Editor's note: The following commentary was submitted in response to Craig Medred's Aug. 20 column marking the 20th anniversary of Chris McCandless's death.
Ask the average guy in the food court or video store, even the graduate student of literary history, and he'll swear on Franklin's Autobiography that self-reliance is an inviolable, uniquely American inheritance derived from an unquestioning faith in the sanctity of rugged individualism and unconquerable independence. Whosoever would be a man, the belief goes, must be able to stand on his own, renounce the interdictions and commandments of governments and society and, like Horatio Alger's icons of rags to riches -- his newsboys and bootblacks and CEOs-in-embryo -- make his own way up in the world. In the tradition of the American western and hard-boiled detective fiction, self-reliance means being "tough," unsentimental and always prepared, when the onerous world of laws and propriety and surrogate authority is too much with us, to light out for the territory.
Jon Krakauer, author of Into the Wild and himself a confessed outdoor junkie, knows the deathless lure of unsullied wilderness for the romantic dreamers and misfits who burden the literature of self-exploration and initiation, whose Jack London fantasies, he remarks, often exert an irresistible temptation to "patch holes in their lives." And certainly the Christopher McCandless Krakauer introduces us to on the deteriorated edge of the Stampede Trail, on the April 22, 1992, at the inception of his fatal odyssey into the wild, was a young man equally convinced that the way back to himself, to Truth and whatever there was of self-authenticating Virtue in the world, was away from civlization and security and that, whatever he found there, it was probably worth dying for.
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Jim Gallien, the large-hearted Alaska native who rescued the pitiably unburdened hitchhiker outside of Fairbanks, described McCandless as "determined" and "real gung ho" and excited about trying (perhaps as blubber is tryed in the whaler's trying pots, to separate the precious elixir from the disposable detritus of flesh) his best stuff in the harsh loneliness of the wild. And while it is convenient to disparage his arrogance, condemn his hubris and deplore his lack of humility, Alexander Supertramp is a timeless reminder that the rush of raw experience, the irresistible throb of independence and being footloose "has always exhilarated us." This esurience for unmediated experience is not the extreme delirium of mental illness (a pin that many of McCandless's detractors have impaled him with), unless, for example, Martin Luther King, who was an extremist for love and brotherhood, was also mentally ill, as was Christ, and Ghandi, etc.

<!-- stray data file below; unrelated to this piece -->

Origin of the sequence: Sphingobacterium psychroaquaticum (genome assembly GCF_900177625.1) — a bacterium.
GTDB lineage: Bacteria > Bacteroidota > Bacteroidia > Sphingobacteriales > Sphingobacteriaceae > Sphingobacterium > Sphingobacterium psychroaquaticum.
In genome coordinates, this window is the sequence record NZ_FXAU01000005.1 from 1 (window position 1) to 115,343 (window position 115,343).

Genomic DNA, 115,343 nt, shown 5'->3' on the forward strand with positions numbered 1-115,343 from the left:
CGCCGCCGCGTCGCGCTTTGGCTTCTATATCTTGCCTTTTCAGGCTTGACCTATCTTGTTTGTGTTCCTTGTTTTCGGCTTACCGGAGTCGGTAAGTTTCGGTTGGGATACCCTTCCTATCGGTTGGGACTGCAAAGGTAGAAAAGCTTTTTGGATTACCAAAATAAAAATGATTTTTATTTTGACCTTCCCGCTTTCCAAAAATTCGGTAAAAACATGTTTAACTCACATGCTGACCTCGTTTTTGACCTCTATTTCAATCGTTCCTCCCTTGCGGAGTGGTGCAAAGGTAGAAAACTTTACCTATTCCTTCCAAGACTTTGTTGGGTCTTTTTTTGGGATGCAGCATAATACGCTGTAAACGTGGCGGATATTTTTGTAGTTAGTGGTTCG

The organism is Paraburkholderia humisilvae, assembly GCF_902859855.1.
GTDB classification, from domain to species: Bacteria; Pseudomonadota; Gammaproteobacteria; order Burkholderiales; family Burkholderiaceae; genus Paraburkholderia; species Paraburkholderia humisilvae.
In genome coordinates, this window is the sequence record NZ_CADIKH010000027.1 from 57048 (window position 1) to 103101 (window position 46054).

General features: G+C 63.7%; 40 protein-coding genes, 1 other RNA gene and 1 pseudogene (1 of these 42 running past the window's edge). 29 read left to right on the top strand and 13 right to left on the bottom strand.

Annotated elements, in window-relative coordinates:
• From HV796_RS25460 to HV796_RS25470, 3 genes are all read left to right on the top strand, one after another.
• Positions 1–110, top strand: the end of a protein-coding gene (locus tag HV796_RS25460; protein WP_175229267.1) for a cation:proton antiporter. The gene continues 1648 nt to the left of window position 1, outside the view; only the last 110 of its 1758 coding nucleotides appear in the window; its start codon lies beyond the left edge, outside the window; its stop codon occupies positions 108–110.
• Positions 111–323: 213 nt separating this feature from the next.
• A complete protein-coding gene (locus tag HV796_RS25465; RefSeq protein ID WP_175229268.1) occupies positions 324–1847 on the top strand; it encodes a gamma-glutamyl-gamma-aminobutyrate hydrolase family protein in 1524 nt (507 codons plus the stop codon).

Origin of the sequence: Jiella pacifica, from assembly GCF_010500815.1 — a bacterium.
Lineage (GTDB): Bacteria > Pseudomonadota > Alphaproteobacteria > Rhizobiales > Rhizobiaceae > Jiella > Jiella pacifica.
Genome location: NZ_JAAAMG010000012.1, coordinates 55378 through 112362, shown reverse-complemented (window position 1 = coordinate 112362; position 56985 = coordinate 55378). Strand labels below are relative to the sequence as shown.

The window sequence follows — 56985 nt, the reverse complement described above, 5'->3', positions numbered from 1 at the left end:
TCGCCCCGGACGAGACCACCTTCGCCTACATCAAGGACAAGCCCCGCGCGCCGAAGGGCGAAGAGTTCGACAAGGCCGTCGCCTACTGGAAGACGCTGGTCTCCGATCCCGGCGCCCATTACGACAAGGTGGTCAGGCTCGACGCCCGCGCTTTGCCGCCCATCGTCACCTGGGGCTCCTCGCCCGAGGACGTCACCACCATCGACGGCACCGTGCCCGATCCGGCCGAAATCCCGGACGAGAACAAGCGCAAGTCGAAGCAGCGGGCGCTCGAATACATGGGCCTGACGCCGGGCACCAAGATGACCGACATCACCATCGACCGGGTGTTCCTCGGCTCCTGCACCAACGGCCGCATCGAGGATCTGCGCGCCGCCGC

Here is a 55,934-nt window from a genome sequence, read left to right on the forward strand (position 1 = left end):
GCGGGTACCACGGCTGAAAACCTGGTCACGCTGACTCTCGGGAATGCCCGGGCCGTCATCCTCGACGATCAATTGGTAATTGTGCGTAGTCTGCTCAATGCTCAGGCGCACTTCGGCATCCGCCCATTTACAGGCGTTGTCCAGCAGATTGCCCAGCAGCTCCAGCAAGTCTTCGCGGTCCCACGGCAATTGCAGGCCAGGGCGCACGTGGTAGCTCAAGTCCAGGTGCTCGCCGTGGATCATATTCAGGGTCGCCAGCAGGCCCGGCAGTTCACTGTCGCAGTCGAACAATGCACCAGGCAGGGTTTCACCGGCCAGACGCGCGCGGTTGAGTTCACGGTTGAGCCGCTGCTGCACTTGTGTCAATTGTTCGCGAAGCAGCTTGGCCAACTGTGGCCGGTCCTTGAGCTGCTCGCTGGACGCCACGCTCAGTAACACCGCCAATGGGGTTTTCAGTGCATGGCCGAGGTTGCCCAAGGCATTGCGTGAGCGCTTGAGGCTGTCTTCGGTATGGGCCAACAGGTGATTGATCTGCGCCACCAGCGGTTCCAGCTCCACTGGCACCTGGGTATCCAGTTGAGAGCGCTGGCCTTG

The cult of popular detective fiction and the ageless western, reverberant in the American and European classics McCandless annotated in his traveling library, have canonized this impulse for unrestricted life and its against-the-grain attitude toward civilization and its discontents, a natural tendency to seek authentic being over against the herd and to see as heroic that man or woman with the fortitude to resist the suasions of the group and the self-destructive material and communal values they purvey (only the solitary companionship of runaway slaves and aboriginal fellow-travelers is immune to this species of contamination). McCandless's experience seems to corroborate this salutary anti-social movement, a calculated excursion that "was to be an odyssey [emphasis mine] in the fullest sense of the word, an epic journey that would change everything," in which he would be "unencumbered, emancipated from the stifling world of his parents and peers, a world of abstraction and security and material excess, a world in which he felt grievously cut off from the raw throb of experience."
The raw throb of experience. There it is, the romance and allure of self-reliance and unfettered individualism in a catchy slogan, a thumbnail adumbration of the collectively imagined life of cowboys and frontiersmen wandering the untrammeled forest path or open road, soldiers of fortune questing in exotic jungles, even underground vice cops battling the corruption that threatens to overwhelm them, as well as a nameless gallery of "lone" rangers who inhabit the margins of our collective American consciousness, if not the borders of some real cultural space.
So it might have been wise to stop here, aesthetically and intellectually content to have "proved" an enduring indigenous ideal, and concede with the cultured despisers of society's "joint-stock company" -- who may be happy enough reading or dreaming of a mythical west or Thoreauvian rustic cottage or primitive hunter's cabin in the uncharted wild -- that a credo of self-reliance may depend on the social institution of a kind of orthodox "outsideness" and its prophets of a redemptive alienation. But the truth, as always, is more complicated; it's this kind of outlaw conformity, yes, but it's also more than this, just as the mature plant derives from, but is more than, the seed that "contains" it. One must look to the terms already evoked to appreciate Christopher McCandless's wilderness adventure: exploration and odyssey.